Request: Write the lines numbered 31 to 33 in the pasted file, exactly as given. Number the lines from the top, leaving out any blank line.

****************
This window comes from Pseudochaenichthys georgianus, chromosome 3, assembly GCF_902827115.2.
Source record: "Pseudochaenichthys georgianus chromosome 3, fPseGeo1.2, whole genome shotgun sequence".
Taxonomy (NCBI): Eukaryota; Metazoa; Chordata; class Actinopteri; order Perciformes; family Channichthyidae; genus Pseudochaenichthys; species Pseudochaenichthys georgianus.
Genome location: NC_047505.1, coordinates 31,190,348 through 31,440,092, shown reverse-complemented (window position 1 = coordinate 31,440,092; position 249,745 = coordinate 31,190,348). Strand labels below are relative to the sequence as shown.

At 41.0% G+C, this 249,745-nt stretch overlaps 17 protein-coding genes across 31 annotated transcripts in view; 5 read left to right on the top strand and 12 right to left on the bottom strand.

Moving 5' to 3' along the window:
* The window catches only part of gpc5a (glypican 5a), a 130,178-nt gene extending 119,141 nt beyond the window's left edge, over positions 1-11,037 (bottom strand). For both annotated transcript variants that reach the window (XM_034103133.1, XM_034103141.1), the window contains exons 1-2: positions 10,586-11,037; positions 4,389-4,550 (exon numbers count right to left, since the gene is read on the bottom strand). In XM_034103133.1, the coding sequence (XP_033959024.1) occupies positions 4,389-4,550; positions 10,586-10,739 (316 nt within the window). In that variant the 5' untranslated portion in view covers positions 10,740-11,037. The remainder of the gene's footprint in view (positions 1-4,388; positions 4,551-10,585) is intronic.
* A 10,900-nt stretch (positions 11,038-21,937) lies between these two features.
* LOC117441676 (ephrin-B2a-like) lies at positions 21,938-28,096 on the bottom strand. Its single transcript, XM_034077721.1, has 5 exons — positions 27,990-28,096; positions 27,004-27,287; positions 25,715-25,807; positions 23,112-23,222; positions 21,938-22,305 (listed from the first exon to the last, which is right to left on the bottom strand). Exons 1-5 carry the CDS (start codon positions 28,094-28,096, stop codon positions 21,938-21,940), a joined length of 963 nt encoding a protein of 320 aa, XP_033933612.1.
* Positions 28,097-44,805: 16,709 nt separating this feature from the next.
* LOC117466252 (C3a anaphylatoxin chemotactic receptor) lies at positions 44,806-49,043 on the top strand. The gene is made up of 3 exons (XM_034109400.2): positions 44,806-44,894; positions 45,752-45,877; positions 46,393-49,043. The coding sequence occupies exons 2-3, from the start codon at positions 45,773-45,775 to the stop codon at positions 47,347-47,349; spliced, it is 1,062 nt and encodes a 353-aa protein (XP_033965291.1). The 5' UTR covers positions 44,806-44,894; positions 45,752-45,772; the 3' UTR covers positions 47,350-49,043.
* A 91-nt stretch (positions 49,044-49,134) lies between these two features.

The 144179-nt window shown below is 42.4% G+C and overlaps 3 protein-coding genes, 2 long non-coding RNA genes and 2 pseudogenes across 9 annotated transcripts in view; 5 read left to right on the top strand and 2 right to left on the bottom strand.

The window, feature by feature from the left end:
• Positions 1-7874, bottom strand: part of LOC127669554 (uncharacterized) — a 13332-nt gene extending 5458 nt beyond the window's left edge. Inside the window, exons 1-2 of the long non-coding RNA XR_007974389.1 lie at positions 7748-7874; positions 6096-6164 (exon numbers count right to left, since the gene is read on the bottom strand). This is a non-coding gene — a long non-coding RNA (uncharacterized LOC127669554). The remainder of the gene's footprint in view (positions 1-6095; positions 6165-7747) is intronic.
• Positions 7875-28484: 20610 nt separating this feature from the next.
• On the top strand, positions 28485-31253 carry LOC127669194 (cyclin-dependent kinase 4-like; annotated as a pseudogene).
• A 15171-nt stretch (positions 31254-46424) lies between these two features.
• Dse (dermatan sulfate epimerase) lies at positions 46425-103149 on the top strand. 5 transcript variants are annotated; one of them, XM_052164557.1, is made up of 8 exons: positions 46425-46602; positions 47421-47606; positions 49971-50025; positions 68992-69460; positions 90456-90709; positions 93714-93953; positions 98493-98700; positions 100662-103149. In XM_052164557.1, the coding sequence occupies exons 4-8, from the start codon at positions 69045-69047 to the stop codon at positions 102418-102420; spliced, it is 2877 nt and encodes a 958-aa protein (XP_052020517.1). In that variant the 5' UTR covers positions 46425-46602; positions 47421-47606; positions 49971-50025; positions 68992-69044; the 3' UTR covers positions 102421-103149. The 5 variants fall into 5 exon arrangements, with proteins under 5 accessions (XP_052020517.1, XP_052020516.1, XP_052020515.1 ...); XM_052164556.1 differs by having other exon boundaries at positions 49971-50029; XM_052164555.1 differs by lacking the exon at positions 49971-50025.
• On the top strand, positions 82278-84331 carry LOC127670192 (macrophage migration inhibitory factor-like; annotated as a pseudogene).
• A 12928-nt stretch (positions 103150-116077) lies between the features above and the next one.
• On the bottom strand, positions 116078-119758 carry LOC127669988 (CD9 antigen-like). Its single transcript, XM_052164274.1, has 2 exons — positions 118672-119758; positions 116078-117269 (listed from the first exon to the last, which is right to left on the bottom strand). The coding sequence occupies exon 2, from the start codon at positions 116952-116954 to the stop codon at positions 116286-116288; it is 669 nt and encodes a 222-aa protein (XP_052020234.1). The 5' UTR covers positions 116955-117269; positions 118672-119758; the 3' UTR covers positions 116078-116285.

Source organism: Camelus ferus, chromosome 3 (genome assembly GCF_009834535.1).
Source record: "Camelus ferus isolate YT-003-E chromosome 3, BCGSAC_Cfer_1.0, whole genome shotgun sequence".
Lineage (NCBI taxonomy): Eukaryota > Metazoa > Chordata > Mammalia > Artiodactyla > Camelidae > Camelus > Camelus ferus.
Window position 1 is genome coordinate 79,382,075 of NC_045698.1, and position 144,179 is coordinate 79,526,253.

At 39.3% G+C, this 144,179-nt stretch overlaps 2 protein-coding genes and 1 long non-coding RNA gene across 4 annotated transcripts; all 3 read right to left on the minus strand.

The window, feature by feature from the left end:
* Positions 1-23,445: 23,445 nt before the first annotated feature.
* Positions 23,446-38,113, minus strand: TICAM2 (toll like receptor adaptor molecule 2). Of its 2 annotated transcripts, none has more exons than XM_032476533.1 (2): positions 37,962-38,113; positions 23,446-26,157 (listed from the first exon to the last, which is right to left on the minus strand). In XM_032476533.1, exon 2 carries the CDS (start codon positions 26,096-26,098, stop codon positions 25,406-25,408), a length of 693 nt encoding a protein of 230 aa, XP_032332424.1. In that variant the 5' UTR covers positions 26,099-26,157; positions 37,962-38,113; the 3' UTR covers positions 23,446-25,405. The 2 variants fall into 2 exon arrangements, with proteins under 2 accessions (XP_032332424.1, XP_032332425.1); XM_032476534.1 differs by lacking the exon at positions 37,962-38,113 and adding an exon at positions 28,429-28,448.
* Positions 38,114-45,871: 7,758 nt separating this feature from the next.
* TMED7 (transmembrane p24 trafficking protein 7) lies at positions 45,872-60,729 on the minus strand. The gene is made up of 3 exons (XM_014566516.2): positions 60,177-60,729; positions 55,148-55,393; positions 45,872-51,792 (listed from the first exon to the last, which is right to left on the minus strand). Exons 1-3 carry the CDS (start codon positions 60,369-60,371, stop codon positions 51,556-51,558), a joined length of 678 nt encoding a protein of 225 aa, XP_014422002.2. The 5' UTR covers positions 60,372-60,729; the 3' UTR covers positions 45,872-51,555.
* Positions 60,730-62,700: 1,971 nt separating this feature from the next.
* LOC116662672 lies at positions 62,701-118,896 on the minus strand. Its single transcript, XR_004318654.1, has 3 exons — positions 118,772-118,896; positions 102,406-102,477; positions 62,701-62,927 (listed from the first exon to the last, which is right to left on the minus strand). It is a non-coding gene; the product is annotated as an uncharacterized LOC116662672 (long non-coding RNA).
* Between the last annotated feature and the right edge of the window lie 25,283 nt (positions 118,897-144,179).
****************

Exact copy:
* Positions 38,114-45,871: 7,758 nt separating this feature from the next.
* TMED7 (transmembrane p24 trafficking protein 7) lies at positions 45,872-60,729 on the minus strand. The gene is made up of 3 exons (XM_014566516.2): positions 60,177-60,729; positions 55,148-55,393; positions 45,872-51,792 (listed from the first exon to the last, which is right to left on the minus strand). Exons 1-3 carry the CDS (start codon positions 60,369-60,371, stop codon positions 51,556-51,558), a joined length of 678 nt encoding a protein of 225 aa, XP_014422002.2. The 5' UTR covers positions 60,372-60,729; the 3' UTR covers positions 45,872-51,555.
* Positions 60,730-62,700: 1,971 nt separating this feature from the next.